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Entries : Chicago Heights, IL
Chicago Heights, IL

Chicago Heights, IL

Cook County, 26 miles S of the Loop. Chicago Heights is located six miles from the Indiana border at the crossroads of Lincoln Highway (Route 30) and Dixie Highway (Hubbard's Trail). Absalom Wells built a cabin on the ridge above Thorn Creek in the 1830s and was the first farmer in the area that was called Thorn Grove by the 1840s. The First Presbyterian Church established a place of worship and a cemetery for the rural community.

In the early 1890s a group of Chicago developers led by Charles Wacker determined to establish “Chicago Heights” as an outer-ring industrial suburb. They successfully recruited large-scale heavy industries such as Inland Steel, and built the impressive Hotel Victoria (designed by Louis Sullivan). Community growth and development progressed rapidly. Chicago Heights boasted a population of 19,653 in 1920. Italian, Polish, Slovak, Lithuanian, Irish, and African American workers poured into the East Side and Hill neighborhoods to be close to the heavy industries. The downtown area served as the retail, banking, transportation, and entertainment center for nearby communities and rural settlements in a 15-mile radius. Local pride (and commerce) swelled when city fathers persuaded the Lincoln Highway Association (in 1916) to route the first transcontinental highway through the city, making it “the Crossroads of the Nation.” The city gained some notoriety as a stomping ground for top bootleggers during the Prohibition era and, because of its industrial base, was hit hard by the Great Depression in the 1930s. Chicago Heights factories worked around the clock in the 1940s to produce steel, chemical, and war materials of every sort. World War II set the stage for a golden era that saw residential expansion to the north and west, prosperity for downtown retailers, and (in the mid-1950s) the coming of a new Ford stamping plant that provided employment for thousands. In the 1950s Bloom Township High School also gained a high level of recognition in sports and academics.

Changing retail patterns including competition from the Park Forest Plaza brought big challenges to the commercial center in the 1970s. Heavy manufacturing employment became less reliable as well.

The diverse population of Chicago Heights peaked at 40,900 in 1970 and declined to 32,776 in 2000, with the percentage of African American and Hispanic minorities on the rise. The prosperity of the late 1990s brought stabilization of the industrial base, a movement for renewal of the old East Side and Hill neighborhoods, a preservation movement, and continued challenges in the commercial sector.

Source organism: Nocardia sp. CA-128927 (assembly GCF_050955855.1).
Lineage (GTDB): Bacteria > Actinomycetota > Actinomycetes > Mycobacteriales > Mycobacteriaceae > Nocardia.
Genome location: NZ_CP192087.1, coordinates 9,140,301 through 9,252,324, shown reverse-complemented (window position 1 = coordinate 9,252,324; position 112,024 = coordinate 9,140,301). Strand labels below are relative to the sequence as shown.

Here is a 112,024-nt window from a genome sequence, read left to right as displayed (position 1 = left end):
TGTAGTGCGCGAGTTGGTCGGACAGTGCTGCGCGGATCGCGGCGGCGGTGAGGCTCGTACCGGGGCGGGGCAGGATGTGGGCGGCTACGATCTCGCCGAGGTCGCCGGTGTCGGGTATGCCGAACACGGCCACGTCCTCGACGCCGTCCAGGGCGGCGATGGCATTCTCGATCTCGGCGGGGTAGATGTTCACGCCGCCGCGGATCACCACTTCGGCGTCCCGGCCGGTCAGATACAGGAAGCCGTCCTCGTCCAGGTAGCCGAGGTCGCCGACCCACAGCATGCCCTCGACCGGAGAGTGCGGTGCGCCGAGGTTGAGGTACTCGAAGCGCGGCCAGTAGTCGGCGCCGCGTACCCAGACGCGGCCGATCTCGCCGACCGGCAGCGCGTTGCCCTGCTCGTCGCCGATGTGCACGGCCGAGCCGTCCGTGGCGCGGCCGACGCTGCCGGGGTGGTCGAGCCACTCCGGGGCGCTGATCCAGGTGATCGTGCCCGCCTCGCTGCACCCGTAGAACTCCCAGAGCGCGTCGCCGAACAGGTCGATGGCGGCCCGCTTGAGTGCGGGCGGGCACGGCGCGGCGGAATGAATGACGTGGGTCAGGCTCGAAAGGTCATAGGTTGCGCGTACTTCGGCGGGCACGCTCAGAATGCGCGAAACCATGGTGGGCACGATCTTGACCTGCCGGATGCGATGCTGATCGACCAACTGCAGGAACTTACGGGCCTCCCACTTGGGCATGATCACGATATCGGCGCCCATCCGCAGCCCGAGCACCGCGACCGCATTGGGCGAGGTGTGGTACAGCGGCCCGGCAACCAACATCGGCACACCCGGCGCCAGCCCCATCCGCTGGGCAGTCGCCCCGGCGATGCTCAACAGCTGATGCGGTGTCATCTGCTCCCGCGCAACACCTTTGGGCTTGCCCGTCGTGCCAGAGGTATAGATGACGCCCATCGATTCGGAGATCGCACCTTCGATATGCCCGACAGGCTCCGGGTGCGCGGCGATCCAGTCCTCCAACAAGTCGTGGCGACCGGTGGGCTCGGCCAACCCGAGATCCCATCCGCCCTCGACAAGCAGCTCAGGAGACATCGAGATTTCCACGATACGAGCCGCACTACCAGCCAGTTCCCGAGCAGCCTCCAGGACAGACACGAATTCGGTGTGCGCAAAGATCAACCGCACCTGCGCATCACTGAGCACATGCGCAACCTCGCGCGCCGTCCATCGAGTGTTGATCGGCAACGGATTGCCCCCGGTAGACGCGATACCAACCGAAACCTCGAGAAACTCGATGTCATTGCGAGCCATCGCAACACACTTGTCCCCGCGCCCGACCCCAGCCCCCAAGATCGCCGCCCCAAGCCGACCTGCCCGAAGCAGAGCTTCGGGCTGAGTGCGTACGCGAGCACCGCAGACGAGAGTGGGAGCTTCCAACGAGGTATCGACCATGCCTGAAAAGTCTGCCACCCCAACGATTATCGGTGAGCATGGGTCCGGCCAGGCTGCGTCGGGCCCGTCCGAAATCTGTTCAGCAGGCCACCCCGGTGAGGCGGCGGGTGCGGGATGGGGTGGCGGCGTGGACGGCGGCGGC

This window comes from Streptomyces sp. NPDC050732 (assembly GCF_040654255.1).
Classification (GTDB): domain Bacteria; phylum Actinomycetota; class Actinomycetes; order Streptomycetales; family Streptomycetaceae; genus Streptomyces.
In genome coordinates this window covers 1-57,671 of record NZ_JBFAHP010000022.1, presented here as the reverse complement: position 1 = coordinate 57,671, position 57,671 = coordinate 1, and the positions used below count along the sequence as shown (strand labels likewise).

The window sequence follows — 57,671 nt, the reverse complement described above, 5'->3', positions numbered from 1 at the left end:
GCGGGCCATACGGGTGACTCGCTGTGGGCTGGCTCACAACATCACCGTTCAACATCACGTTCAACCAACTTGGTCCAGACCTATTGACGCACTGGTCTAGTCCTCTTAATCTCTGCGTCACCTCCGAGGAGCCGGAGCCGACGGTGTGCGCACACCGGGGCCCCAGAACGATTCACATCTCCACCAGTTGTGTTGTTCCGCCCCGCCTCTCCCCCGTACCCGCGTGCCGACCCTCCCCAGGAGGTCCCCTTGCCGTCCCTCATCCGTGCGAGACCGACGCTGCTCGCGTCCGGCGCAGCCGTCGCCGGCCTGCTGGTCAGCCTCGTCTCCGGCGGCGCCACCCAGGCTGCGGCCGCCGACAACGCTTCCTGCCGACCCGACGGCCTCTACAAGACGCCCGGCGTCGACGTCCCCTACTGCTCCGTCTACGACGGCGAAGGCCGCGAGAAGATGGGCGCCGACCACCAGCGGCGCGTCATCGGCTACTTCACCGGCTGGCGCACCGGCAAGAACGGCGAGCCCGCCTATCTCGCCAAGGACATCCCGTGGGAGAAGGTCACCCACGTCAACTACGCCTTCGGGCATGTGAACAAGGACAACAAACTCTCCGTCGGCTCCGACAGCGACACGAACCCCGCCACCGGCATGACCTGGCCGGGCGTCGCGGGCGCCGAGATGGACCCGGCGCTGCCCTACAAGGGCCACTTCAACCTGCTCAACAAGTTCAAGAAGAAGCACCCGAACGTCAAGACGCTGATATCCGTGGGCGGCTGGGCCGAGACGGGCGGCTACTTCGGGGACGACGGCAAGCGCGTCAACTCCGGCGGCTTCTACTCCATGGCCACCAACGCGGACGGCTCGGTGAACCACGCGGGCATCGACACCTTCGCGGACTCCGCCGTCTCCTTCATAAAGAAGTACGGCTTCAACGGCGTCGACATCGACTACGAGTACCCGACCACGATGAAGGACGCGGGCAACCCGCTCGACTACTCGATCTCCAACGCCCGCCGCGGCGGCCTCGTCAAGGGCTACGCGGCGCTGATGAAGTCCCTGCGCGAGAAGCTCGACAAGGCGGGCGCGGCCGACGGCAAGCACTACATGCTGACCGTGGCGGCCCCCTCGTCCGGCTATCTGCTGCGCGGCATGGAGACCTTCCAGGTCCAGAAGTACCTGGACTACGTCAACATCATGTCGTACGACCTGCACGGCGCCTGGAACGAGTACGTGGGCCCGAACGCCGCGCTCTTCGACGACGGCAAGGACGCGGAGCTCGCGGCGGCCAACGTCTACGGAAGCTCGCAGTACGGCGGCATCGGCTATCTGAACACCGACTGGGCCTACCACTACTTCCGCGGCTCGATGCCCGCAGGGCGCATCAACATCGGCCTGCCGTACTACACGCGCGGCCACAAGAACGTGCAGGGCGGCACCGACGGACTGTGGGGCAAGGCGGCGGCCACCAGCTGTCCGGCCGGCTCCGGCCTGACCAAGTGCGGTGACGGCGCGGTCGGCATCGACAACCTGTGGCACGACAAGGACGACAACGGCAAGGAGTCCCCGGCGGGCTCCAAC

Chicago Heights, IL (inc. 1892)
Year Total
(and by category)
  Foreign Born Native with foreign parentage Males per 100 females
1900 5,100   30.0% 36.9% 145
  5,048 White (99.0%)      
  47 Negro (0.9%)      
  5 Chinese (0.1%)      
1930 22,321   21.6% 39.5% 108
  19,987 White (89.5%)      
  2,198 Negro (9.8%)      
  136 Other (0.6%)      
1960 34,331   7.7% 20.4% 97
  27,767 White (80.9%)      
  6,529 Negro (19.0%)      
  35 Other races (0.1%)      
1990 33,072   6.4% 90
  18,141 White (54.9%)      
  11,611 Black (35.1%)      
  33 American Indian (0.1%)      
  121 Asian/Pacific Islander (0.4%)      
  3,166 Other race (9.6%)      
  4,818 Hispanic Origin* (14.6%)      
2000 32,776   11.3% 95
  14,756 White alone (45.0%)      
  12,421 Black or African American alone (37.9%)      
  146 American Indian and Alaska Native alone (0.4%)      
  144 Asian alone (0.4%)      
  12 Native Hawaiian and Other Pacific Islander alone (0.0%)      
  4,411 Some other race alone (13.5%)      
  886 Two or more races (2.7%)      
  7,790 Hispanic or Latino* (23.8%)      
Beeson, F. S. History of Chicago Heights, Illinois, 1833–1938. 1938.
Candeloro, Dominic, and Barbara Paul. Images of America: Chicago Heights. 1998.
Candeloro, Dominic. “Suburban Italians: Chicago Heights 1890–1975.” In Ethnic Chicago, ed. Melvin Holli and Peter d'A. Jones, 1981.